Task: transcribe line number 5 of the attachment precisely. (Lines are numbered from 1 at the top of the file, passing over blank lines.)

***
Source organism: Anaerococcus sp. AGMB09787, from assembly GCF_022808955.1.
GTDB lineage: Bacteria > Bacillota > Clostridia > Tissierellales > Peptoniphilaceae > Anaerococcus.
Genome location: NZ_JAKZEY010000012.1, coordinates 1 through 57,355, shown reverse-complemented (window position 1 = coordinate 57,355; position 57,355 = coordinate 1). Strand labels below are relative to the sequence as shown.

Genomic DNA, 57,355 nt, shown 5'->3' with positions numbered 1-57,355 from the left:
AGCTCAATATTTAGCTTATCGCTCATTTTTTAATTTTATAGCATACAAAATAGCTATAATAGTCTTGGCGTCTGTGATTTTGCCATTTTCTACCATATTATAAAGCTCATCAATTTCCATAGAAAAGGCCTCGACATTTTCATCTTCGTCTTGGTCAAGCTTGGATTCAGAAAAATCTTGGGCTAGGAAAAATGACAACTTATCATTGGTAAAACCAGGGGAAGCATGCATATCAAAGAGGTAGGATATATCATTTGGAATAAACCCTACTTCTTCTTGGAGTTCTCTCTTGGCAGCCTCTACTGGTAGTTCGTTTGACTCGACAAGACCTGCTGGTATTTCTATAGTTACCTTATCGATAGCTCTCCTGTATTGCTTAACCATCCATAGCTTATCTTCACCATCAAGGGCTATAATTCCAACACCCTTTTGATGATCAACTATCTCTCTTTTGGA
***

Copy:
AGCTCAATATTTAGCTTATCGCTCATTTTTTAATTTTATAGCATACAAAATAGCTATAATAGTCTTGGCGTCTGTGATTTTGCCATTTTCTACCATATTATAAAGCTCATCAATTTCCATAGAAAAGGCCTCGACATTTTCATCTTCGTCTTGGTCAAGCTTGGATTCAGAAAAATCTTGGGCTAGGAAAAATGACAACTTATCATTGGTAAAACCAGGGGAAGCATGCATATCAAAGAGGTAGGATATATCATTTGGAATAAACCCTACTTCTTCTTGGAGTTCTCTCTTGGCAGCCTCTACTGGTAGTTCGTTTGACTCGACAAGACCTGCTGGTATTTCTATAGTTACCTTATCGATAGCTCTCCTGTATTGCTTAACCATCCATAGCTTATCTTCACCATCAAGGGCTATAATTCCAACACCCTTTTGATGATCAACTATCTCTCTTTTGGA